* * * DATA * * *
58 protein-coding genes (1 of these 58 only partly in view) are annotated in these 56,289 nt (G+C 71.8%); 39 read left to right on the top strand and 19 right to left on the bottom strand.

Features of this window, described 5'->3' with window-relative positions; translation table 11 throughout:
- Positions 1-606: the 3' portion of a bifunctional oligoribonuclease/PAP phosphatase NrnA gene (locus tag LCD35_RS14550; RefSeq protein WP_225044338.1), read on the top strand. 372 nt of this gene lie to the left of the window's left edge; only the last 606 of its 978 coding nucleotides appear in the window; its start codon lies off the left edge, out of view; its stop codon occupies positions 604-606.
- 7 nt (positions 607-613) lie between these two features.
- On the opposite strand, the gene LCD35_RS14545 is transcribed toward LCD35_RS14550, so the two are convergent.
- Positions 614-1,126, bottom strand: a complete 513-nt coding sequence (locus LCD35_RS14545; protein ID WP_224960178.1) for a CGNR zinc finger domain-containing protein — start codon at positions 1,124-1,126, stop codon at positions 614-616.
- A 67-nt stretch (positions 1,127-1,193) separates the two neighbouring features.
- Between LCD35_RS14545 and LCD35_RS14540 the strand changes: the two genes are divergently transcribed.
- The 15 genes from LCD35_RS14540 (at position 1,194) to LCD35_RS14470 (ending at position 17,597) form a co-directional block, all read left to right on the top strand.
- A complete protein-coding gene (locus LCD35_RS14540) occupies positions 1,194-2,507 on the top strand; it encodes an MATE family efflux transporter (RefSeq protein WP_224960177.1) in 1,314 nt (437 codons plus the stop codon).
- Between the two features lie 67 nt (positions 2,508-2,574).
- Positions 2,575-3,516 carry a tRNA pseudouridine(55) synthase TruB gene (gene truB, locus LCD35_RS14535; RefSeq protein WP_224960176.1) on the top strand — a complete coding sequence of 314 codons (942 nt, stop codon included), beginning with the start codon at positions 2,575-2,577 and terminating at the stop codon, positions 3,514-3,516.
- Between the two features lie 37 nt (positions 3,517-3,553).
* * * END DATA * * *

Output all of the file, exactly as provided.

58 protein-coding genes (1 of these 58 only partly in view) are annotated in these 56,289 nt (G+C 71.8%); 39 read left to right on the top strand and 19 right to left on the bottom strand.

Features of this window, described 5'->3' with window-relative positions; translation table 11 throughout:
- Positions 1-606: the 3' portion of a bifunctional oligoribonuclease/PAP phosphatase NrnA gene (locus tag LCD35_RS14550; RefSeq protein WP_225044338.1), read on the top strand. 372 nt of this gene lie to the left of the window's left edge; only the last 606 of its 978 coding nucleotides appear in the window; its start codon lies off the left edge, out of view; its stop codon occupies positions 604-606.
- 7 nt (positions 607-613) lie between these two features.
- On the opposite strand, the gene LCD35_RS14545 is transcribed toward LCD35_RS14550, so the two are convergent.
- Positions 614-1,126, bottom strand: a complete 513-nt coding sequence (locus LCD35_RS14545; protein ID WP_224960178.1) for a CGNR zinc finger domain-containing protein — start codon at positions 1,124-1,126, stop codon at positions 614-616.
- A 67-nt stretch (positions 1,127-1,193) separates the two neighbouring features.
- Between LCD35_RS14545 and LCD35_RS14540 the strand changes: the two genes are divergently transcribed.
- The 15 genes from LCD35_RS14540 (at position 1,194) to LCD35_RS14470 (ending at position 17,597) form a co-directional block, all read left to right on the top strand.
- A complete protein-coding gene (locus LCD35_RS14540) occupies positions 1,194-2,507 on the top strand; it encodes an MATE family efflux transporter (RefSeq protein WP_224960177.1) in 1,314 nt (437 codons plus the stop codon).
- Between the two features lie 67 nt (positions 2,508-2,574).
- Positions 2,575-3,516 carry a tRNA pseudouridine(55) synthase TruB gene (gene truB, locus LCD35_RS14535; RefSeq protein WP_224960176.1) on the top strand — a complete coding sequence of 314 codons (942 nt, stop codon included), beginning with the start codon at positions 2,575-2,577 and terminating at the stop codon, positions 3,514-3,516.
- Between the two features lie 37 nt (positions 3,517-3,553).